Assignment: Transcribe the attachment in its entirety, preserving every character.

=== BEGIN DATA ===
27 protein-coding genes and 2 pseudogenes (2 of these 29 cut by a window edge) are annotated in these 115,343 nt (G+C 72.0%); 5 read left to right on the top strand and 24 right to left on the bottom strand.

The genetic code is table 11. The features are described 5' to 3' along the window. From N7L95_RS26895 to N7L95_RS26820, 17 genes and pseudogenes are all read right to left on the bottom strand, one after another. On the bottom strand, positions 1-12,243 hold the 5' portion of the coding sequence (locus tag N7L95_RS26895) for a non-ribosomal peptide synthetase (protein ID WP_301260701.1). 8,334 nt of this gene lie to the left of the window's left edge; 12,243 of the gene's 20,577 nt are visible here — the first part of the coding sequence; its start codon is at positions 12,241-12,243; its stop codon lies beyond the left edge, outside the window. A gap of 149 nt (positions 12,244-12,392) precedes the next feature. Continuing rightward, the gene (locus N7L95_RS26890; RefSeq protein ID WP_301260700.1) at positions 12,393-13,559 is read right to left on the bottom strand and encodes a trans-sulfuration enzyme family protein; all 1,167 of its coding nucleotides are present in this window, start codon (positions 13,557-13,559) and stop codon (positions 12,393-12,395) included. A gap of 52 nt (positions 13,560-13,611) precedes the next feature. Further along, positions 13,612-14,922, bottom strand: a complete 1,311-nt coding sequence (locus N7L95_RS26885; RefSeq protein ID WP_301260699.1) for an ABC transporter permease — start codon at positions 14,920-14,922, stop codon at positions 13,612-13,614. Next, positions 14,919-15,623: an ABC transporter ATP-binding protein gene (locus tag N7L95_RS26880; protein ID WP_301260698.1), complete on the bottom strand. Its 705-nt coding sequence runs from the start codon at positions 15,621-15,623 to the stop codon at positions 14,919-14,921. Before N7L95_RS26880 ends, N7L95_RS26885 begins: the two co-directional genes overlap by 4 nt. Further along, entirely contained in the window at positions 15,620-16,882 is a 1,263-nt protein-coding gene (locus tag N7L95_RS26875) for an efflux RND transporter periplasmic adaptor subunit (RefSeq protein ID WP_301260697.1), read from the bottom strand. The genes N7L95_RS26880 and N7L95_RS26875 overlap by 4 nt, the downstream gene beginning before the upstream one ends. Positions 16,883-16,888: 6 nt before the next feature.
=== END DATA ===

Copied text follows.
27 protein-coding genes and 2 pseudogenes (2 of these 29 cut by a window edge) are annotated in these 115,343 nt (G+C 72.0%); 5 read left to right on the top strand and 24 right to left on the bottom strand.

The genetic code is table 11. The features are described 5' to 3' along the window. From N7L95_RS26895 to N7L95_RS26820, 17 genes and pseudogenes are all read right to left on the bottom strand, one after another. On the bottom strand, positions 1-12,243 hold the 5' portion of the coding sequence (locus tag N7L95_RS26895) for a non-ribosomal peptide synthetase (protein ID WP_301260701.1). 8,334 nt of this gene lie to the left of the window's left edge; 12,243 of the gene's 20,577 nt are visible here — the first part of the coding sequence; its start codon is at positions 12,241-12,243; its stop codon lies beyond the left edge, outside the window. A gap of 149 nt (positions 12,244-12,392) precedes the next feature. Continuing rightward, the gene (locus N7L95_RS26890; RefSeq protein ID WP_301260700.1) at positions 12,393-13,559 is read right to left on the bottom strand and encodes a trans-sulfuration enzyme family protein; all 1,167 of its coding nucleotides are present in this window, start codon (positions 13,557-13,559) and stop codon (positions 12,393-12,395) included. A gap of 52 nt (positions 13,560-13,611) precedes the next feature. Further along, positions 13,612-14,922, bottom strand: a complete 1,311-nt coding sequence (locus N7L95_RS26885; RefSeq protein ID WP_301260699.1) for an ABC transporter permease — start codon at positions 14,920-14,922, stop codon at positions 13,612-13,614. Next, positions 14,919-15,623: an ABC transporter ATP-binding protein gene (locus tag N7L95_RS26880; protein ID WP_301260698.1), complete on the bottom strand. Its 705-nt coding sequence runs from the start codon at positions 15,621-15,623 to the stop codon at positions 14,919-14,921. Before N7L95_RS26880 ends, N7L95_RS26885 begins: the two co-directional genes overlap by 4 nt. Further along, entirely contained in the window at positions 15,620-16,882 is a 1,263-nt protein-coding gene (locus tag N7L95_RS26875) for an efflux RND transporter periplasmic adaptor subunit (RefSeq protein ID WP_301260697.1), read from the bottom strand. The genes N7L95_RS26880 and N7L95_RS26875 overlap by 4 nt, the downstream gene beginning before the upstream one ends. Positions 16,883-16,888: 6 nt before the next feature.